Namibia: Bountiful Season for !nara Melon Harvesters


TOPNAAR !nara harvesters on the banks of the Kuiseb River have been busy processing the thorny melon, to get its valuable seed out before the end of the season.

At Utuseb village, Butros Beukes (21) and Evan De-Quiva Goeieman (22) have just returned from the river where they collected the green !nara melons. They have been part of the trade since their early teens.

“We chose to be out here after many failed attempts to get employment at the industries at Walvis Bay and Swakopmund. We make a reasonable income from the !nara plants, and it can only sustain us and our families until June,” said Beukes.

Goeieman explains that the !nara plants have many uses and benefits.

“There is a German woman who makes shampoos, facial products, oils and many other products from it. But for us here the root has many medicinal benefits. It’s used for body detoxing. We also make milk from the plant,” he said.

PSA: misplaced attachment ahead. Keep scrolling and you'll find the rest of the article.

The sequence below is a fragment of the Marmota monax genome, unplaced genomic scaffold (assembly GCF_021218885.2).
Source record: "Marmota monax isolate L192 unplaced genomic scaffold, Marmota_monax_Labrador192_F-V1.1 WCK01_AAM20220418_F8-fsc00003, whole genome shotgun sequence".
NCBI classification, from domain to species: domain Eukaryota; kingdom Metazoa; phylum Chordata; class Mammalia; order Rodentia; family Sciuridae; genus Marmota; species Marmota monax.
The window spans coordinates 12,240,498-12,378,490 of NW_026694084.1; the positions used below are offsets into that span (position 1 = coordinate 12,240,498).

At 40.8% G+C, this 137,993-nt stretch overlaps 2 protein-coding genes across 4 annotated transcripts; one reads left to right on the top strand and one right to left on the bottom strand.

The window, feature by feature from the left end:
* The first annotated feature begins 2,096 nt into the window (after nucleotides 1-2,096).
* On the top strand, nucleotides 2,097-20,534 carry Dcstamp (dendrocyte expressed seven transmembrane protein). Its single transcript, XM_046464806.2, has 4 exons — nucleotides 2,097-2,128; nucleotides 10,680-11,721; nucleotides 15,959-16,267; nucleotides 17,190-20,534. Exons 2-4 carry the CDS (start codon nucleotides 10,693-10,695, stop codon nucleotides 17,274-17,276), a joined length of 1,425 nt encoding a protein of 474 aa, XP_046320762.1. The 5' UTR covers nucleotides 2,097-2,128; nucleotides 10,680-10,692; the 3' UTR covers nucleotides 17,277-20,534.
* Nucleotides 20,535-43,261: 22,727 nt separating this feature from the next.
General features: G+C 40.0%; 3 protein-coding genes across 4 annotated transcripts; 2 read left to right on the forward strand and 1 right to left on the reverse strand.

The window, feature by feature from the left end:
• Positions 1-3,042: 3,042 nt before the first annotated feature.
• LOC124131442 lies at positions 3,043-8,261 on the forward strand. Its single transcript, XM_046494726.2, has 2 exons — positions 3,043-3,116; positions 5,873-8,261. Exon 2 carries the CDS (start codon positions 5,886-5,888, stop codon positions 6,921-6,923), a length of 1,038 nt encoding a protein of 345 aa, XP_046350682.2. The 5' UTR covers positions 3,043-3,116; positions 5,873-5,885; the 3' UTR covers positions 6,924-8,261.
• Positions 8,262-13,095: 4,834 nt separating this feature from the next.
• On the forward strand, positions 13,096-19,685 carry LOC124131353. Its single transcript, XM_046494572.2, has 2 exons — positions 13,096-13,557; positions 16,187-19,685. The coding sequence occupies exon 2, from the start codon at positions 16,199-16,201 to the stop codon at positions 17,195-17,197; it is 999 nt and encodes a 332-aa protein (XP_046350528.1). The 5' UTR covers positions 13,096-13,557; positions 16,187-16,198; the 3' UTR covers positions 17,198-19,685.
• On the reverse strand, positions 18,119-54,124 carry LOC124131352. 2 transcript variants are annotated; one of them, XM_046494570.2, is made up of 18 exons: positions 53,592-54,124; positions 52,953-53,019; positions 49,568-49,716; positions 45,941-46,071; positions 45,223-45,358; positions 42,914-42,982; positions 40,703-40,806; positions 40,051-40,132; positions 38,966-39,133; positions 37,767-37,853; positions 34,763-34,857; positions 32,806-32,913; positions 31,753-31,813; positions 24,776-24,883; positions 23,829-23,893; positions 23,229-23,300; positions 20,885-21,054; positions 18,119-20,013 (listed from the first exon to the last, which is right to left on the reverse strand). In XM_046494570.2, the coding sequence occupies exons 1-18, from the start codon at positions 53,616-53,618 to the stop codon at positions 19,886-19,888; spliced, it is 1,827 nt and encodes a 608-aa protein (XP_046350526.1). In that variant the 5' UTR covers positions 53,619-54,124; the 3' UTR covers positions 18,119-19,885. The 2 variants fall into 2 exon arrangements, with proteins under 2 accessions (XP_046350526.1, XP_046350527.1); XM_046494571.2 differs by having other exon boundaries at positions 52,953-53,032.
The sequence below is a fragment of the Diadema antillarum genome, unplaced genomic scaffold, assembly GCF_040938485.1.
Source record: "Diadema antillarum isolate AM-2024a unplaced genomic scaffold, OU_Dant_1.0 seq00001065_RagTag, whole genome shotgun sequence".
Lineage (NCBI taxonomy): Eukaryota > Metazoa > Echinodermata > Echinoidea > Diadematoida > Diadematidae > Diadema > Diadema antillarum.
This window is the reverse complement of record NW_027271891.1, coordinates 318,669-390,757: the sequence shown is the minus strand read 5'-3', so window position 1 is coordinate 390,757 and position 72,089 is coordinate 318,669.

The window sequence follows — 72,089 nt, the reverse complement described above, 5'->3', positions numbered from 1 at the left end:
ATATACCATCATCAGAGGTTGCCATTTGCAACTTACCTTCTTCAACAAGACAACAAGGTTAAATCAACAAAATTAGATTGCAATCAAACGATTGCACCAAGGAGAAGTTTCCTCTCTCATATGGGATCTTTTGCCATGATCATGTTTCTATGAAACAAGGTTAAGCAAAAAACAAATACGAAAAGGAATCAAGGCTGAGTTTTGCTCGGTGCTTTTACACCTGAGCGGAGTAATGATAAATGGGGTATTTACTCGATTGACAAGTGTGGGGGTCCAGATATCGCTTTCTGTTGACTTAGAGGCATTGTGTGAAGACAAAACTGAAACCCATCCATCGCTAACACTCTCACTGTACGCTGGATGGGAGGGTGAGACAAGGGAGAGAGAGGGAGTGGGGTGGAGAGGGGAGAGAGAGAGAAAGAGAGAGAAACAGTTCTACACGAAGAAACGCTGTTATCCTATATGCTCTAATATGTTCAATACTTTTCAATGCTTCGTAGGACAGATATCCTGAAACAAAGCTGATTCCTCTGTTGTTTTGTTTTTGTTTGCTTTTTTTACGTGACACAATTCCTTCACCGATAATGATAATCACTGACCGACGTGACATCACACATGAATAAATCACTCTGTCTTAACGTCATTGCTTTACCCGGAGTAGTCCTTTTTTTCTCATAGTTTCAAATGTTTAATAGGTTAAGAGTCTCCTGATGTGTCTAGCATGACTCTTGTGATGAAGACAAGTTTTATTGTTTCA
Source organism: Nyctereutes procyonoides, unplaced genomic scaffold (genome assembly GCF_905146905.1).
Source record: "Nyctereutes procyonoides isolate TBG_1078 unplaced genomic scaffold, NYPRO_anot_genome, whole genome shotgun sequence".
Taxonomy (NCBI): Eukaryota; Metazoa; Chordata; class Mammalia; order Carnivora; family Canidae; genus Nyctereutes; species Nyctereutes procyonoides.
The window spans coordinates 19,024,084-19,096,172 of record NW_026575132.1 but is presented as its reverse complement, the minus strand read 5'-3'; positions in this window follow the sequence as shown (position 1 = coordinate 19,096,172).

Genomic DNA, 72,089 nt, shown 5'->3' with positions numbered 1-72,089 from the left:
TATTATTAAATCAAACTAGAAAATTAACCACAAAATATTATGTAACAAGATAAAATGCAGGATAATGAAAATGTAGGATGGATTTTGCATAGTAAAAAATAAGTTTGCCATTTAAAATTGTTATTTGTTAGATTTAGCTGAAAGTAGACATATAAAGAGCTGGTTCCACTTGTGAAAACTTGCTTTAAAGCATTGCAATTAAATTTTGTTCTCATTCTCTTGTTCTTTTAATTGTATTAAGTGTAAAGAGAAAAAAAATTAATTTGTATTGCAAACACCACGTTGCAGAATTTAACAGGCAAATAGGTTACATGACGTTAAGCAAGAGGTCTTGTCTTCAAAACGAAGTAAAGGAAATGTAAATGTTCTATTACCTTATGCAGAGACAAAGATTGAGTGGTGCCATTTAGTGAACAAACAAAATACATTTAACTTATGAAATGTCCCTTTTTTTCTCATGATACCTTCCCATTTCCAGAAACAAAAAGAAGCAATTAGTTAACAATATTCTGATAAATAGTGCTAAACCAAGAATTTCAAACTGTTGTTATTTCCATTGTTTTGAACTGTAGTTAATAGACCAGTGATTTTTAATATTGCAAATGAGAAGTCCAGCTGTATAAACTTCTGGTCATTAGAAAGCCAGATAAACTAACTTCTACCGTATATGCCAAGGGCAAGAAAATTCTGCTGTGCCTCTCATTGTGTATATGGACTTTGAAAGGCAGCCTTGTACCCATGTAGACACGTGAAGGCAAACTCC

A thick sweet soup, from the seed separation process is dried and referred to as Nama chocolate and consumed throughout the year as an energy bar.

Harvesting season starts in November and ends in February. Collecting the !nara melon and processing them is done by men and young boys in the villages. The process is labour-intensive and requires strength, especially separating the seeds from the thick juice as it involves stirring it in a huge drum on a fire for up to six hours. This trade is passed down from one generation to another.

The community is anticipating a bountiful season as there are still a lot of melons in the riverbed to be harvested.



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